want to recover a dead hard disk instead? Try this..
This technique is for recovering data from a floppy disk with a dead FAT (although it could be modified for repairing the MBR as well).
The technique won't recover data from a dead sector. It will, however, recover a disk which, apart from the FAT, is fine.
What is a dead FAT? The File Allocation Table (FAT) is where DOS/Windows stores its index of what file is in what location on the disk. If the FAT becomes corrupted, although the files are fine, the disk may appear unusable - for example, you see a "General failure reading drive A:" message when you try and get a directory of the disk.
The wizards at Seattle Computer Products (or was that Digital Research?) had the foresight to build a redundant copy of the FAT into each disk. So if the first FAT becomes corrupted, the second can be used. Except, at least on the disk I just fixed, the second wasn't "kicking in" - perhaps that's only a feature of a Real operating system.
So, this technique is essentially about how to get the second FAT to kick in. For starters, I used a copy of Norton Utilities 9.0 for DOS for this. Windows versions may work - I didn't try them. I used two products from the suite, Norton Disk Doctor (NDD), to isolate the fault, and then Disk Editor, to fix it. I always find working in a plain environment (outside of Windows) the best for this kind of work.
The first thing I did was run NDD over the disk. It read the DOS boot record (or master boot record - MBR) fine, but when it read the first FAT it said they were different (it failed to read the first one, read the second one and compared), and offered to fix. I said NO, don't fix it - keep testing the disk. It did this and found no other errors. So I knew then I was dealing purely with a dead FAT #1.
The key point here (aside from isolating the fault) is that I didn't write to the faulty disk at all. I could have done this whole thing with the write-protect tab on (although perhaps foolishly, I didn't).
So, the next step was to make a good disk. This is because the old disk may be physically damaged and I don't want to try and fix it, I want to get the data off it and then throw it away.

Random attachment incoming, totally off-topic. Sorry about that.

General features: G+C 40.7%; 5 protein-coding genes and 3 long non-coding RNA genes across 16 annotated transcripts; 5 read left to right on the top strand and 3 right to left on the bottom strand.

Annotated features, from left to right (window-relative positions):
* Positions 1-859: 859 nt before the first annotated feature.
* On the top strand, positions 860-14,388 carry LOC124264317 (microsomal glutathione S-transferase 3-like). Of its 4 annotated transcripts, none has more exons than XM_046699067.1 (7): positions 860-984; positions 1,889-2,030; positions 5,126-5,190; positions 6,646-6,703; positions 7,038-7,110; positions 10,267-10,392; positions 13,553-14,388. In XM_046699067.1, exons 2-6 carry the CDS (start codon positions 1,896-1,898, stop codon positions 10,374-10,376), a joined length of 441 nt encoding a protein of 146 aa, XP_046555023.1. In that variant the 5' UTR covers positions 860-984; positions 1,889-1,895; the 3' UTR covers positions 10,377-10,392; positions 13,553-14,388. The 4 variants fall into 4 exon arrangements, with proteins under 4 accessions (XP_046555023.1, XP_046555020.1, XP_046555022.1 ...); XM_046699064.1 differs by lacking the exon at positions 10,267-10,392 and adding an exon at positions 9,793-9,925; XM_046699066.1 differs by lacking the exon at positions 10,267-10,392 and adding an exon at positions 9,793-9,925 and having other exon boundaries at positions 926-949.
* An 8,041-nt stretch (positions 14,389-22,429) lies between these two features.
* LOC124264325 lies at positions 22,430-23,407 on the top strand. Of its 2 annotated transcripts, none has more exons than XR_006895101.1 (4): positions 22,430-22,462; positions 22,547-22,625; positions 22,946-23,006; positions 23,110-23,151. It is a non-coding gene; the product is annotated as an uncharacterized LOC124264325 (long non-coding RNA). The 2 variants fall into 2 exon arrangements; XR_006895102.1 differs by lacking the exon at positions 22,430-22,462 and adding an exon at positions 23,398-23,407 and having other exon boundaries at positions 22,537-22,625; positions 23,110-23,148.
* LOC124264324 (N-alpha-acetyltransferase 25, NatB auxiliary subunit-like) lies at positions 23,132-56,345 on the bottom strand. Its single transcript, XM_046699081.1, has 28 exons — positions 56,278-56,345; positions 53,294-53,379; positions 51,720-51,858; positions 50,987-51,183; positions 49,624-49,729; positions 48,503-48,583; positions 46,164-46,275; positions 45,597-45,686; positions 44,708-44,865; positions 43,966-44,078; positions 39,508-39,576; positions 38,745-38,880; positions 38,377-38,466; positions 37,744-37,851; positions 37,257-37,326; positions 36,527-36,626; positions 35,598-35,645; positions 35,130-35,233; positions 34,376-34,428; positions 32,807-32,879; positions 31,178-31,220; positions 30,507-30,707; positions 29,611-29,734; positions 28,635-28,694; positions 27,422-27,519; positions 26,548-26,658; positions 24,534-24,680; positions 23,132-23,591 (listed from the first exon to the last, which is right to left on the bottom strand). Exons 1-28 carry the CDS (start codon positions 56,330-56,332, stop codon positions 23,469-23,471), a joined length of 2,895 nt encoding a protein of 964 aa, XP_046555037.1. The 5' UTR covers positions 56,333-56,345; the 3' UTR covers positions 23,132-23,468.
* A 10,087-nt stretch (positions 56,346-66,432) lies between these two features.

I first formatted a new disk. Then I went into Disk Editor, and copied all the good sectors to my hard disk. Then I copied them back to the disk I just formatted.
Disk Editor can copy "through" an error. So you can tell it to copy every sector on the disk, including any damaged ones, and it will make a file on your hard disk the exact size of the floppy. Any unreadable sectors will be "zeroed out" (replaced with 0's).
So I told Disk Editor to copy every sector from 0 to 2879 (the end of the disk) to a file on my hard disk - and it did, filling the area where the unreadable sector was (sector 1, the first sector of FAT1) with zeros.
I then inserted my freshly formatted disk, opened the file with Disk Editor, and wrote it over the top of sectors 0 to 2879 on the floppy disk.
I was left with a good disk with a missing sector 1 (the first sector of FAT1). Since there is a spare copy of the FAT, FAT2 starting at sector 10, and it was copied along with the rest of the good sectors, I then went to it (again, using Disk Editor) and saved sector 10 as a file onto my hard disk. Finally, I opened this file with Disk Editor and saved it over the top of sector 1 on the good floppy disk.
I then quit to DOS and was able to copy all the files off the disk, intact, using a standard DOS COPY command.
Note: If sectors 1-4 had been damaged, rather than simply sector 1, I would have copied sectors 10-14, rather than simply sector 10, back over sectors 1-4.
Note: If sector 0 (MBR) had been damaged instead, I would have simply formatted a new disk, and dumped sectors 1-2879 from the bad disk to the newly formatted disk. I wouldn't need to touch sector 0 on the good disk because it's just been formatted. On a floppy disk, all MBRs are alike.
Careful! If Disk Editor is looking at your hard disk instead of the floppy, you could save over your hard disk's MBR, FAT1, FAT2, and its first 2879 sectors. Pay attention! Ensure the floppy disk drive is selected before you write any sectors to disk!
|DOS/Windows 1.44Mb floppy disk usage|
|data courtesy Norton Utilities help|